White Sox-Indians Preview

If the Chicago White Sox succeed in coming from behind to win

the AL Central, it may be thanks to a couple of castoffs from the

NL West.

Manny Ramirez could make his White Sox debut Tuesday night in

the city where he began his major league career, as Chicago sends

surging Edwin Jackson to the mound to face the Cleveland

Indians.

Seeking another big bat in their lineup as they try to make up a

four-game deficit on division-leading Minnesota, the White Sox

(71-60) acquired Ramirez off waivers Monday from the Dodgers.

Ramirez batted .311 with eight homers and 40 RBIs this season for

Los Angeles, where he was limited to 66 games by calf and hamstring

injuries.

Manager Ozzie Guillen plans to bat the 38-year-old fifth and use

him primarily at designated hitter. While Ramirez may no longer be

capable of the consistent production that made him a 12-time

All-Star with five 40-homer seasons, he could still add plenty of

pop to the White Sox.

“Hopefully, he can come in here and give us some help,” first

baseman Paul Konerko said. “We need to make up some ground. There’s

no doubt Manny can hit. He makes any team better.”

Personality concerns are always an issue with the enigmatic

Ramirez, but Guillen claimed Monday the slugger is simply

misunderstood.

“People have the wrong idea about Manny,” he said. “I don’t

think Manny is a bad guy or a pain in the butt. It’s funny how

people say Manny is being Manny. Manny is being real. I never see

anyone on his team get mad at him because he goes about his

business.”

Ramirez’s first series with the White Sox will come on the road

against two of his former clubs. He spent his first eight seasons

in Cleveland, and will travel this weekend to Boston, where he

helped the Red Sox win two World Series before being dealt to Los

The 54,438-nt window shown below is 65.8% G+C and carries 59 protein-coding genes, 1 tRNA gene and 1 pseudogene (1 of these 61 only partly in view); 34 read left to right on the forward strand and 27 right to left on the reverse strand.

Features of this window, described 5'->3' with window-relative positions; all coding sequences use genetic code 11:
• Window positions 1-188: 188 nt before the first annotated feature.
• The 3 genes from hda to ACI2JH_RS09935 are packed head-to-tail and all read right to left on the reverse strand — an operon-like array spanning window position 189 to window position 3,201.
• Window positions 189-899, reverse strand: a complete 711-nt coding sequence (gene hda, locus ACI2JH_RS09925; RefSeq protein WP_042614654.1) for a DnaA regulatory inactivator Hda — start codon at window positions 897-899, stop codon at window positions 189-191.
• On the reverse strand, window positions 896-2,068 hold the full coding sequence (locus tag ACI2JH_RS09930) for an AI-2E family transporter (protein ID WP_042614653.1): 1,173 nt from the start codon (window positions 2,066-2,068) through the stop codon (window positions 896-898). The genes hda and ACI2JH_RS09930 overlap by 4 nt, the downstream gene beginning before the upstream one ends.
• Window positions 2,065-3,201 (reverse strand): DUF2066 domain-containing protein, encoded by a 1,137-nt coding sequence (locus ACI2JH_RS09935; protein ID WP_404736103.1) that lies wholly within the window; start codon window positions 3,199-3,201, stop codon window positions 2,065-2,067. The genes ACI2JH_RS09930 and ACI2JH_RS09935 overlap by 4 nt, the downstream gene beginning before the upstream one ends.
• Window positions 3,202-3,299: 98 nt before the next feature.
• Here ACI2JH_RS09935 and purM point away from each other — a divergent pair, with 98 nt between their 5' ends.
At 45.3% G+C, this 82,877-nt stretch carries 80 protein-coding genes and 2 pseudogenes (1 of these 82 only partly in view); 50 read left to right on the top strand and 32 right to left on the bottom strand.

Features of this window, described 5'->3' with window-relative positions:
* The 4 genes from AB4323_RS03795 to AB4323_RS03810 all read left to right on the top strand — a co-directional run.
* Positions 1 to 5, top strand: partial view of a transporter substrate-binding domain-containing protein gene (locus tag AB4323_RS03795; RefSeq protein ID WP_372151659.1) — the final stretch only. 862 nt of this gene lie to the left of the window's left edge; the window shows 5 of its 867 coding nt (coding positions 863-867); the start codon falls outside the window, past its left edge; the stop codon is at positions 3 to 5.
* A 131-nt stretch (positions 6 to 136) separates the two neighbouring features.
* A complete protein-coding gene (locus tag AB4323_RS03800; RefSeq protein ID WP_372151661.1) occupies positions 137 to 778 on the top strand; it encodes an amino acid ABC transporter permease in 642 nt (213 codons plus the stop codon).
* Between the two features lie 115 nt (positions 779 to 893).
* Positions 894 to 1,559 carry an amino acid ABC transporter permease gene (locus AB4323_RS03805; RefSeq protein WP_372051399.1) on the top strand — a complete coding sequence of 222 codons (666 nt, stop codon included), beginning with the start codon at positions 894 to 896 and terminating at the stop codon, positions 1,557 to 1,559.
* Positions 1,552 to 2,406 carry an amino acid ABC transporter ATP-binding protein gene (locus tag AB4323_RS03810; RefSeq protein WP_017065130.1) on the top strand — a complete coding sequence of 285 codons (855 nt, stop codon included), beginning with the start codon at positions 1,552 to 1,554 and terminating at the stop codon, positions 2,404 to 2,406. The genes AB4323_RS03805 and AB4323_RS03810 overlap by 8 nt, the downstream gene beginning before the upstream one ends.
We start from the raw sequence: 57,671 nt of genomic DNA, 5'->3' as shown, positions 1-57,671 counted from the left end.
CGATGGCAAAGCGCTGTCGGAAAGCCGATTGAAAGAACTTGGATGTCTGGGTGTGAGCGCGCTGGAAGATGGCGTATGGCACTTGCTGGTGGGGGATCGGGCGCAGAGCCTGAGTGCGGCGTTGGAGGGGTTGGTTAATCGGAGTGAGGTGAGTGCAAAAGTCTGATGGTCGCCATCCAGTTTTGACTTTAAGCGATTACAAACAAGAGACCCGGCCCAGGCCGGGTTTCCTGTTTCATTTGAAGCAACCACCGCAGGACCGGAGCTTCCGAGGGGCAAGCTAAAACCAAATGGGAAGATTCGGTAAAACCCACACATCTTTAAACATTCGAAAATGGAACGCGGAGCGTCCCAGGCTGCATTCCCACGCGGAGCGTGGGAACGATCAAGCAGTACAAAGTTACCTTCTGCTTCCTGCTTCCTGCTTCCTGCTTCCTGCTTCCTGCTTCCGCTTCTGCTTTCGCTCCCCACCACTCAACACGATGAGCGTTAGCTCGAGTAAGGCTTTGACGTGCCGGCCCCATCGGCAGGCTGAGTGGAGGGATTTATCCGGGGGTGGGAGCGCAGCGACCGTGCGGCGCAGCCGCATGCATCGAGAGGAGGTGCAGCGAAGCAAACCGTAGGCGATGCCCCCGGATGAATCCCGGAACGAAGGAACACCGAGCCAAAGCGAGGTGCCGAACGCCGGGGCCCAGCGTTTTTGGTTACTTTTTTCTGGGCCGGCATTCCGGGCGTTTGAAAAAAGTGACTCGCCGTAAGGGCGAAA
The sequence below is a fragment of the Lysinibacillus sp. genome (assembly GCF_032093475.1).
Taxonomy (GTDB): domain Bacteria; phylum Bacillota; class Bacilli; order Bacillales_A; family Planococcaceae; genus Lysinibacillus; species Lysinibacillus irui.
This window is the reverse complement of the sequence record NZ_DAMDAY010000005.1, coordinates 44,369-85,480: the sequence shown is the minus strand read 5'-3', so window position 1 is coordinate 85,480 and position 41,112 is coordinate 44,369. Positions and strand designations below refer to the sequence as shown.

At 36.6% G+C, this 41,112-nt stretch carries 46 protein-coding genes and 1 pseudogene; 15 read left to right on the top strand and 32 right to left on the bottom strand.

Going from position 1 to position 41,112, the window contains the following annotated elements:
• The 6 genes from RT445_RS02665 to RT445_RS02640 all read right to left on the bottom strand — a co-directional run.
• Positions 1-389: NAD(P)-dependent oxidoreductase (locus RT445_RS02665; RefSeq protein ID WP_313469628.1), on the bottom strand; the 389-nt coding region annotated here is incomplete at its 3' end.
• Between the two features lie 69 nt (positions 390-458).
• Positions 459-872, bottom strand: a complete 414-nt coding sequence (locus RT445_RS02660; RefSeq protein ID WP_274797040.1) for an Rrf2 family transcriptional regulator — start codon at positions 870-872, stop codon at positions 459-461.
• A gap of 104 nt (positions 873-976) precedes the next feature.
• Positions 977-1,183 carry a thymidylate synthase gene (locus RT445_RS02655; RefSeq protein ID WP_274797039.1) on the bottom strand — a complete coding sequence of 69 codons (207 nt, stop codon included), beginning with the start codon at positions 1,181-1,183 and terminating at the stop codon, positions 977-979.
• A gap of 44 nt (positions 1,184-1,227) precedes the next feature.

Angeles in 2008.

Ramirez has hit 132 of his 554 career homers at Progressive

Field – second all-time at the Indians’ park behind Jim Thome’s

185.

Jackson (2-0, 0.96 ERA) may provide Ramirez the perfect

blueprint for success. The right-hander – a major disappointment

during his first season in Arizona, where he went 6-10 with a 5.16

ERA before being dealt to Chicago on July 30 – has been phenomenal

since joining the White Sox, striking out 34 in 28 innings and not

allowing more than one earned run in any of his four starts.

“It’s hard when you come from a different team and get put in a

pennant race,” Guillen said after Jackson struck out 10 and

allowed three hits over eight innings of Thursday’s 8-0 victory

over Baltimore. “A lot of people, the expectation is very high. And

sometimes you don’t know how to handle it. I think he has handled

it well. He came to a city that is desperate to win and in that

situation we brought him here and he has handled it very positive

and very good.”

Jackson will seek to continue his dominance of the Indians. He’s

5-1 with a 2.56 ERA in 10 appearances – nine starts – versus

Cleveland, and 2-0 with a 1.01 ERA at Progressive Field.

Chicago opened this series and its 10-game road trip Monday by

squandering a five-run lead, then recovering to win 10-6 in 11

innings. Brent Lillibridge, inserted at second base when Gordon

Beckham left after being hit on the right hand with a pitch, made a

costly throwing error in the Indians’ three-run ninth, but put the

White Sox ahead to stay two innings later with a two-out homer.

Beckham’s X-rays were negative, but his status is uncertain.

The Indians (53-78) will give the ball to Justin Masterson

(5-12, 5.23), a onetime teammate of Ramirez in Boston who has never

faced the veteran slugger. The right-hander is 1-1 with a 4.30 ERA

in three starts against the White Sox in 2010.

Masterson is looking to win consecutive starts for the second

time this season. He defeated the White Sox in Chicago on June 4,

then beat Boston at home June 9. He allowed two runs over six solid

innings Thursday in a 3-2 home victory over Oakland.

Cleveland is trying to avoid its fifth losing streak since the

All-Star break of at least three games.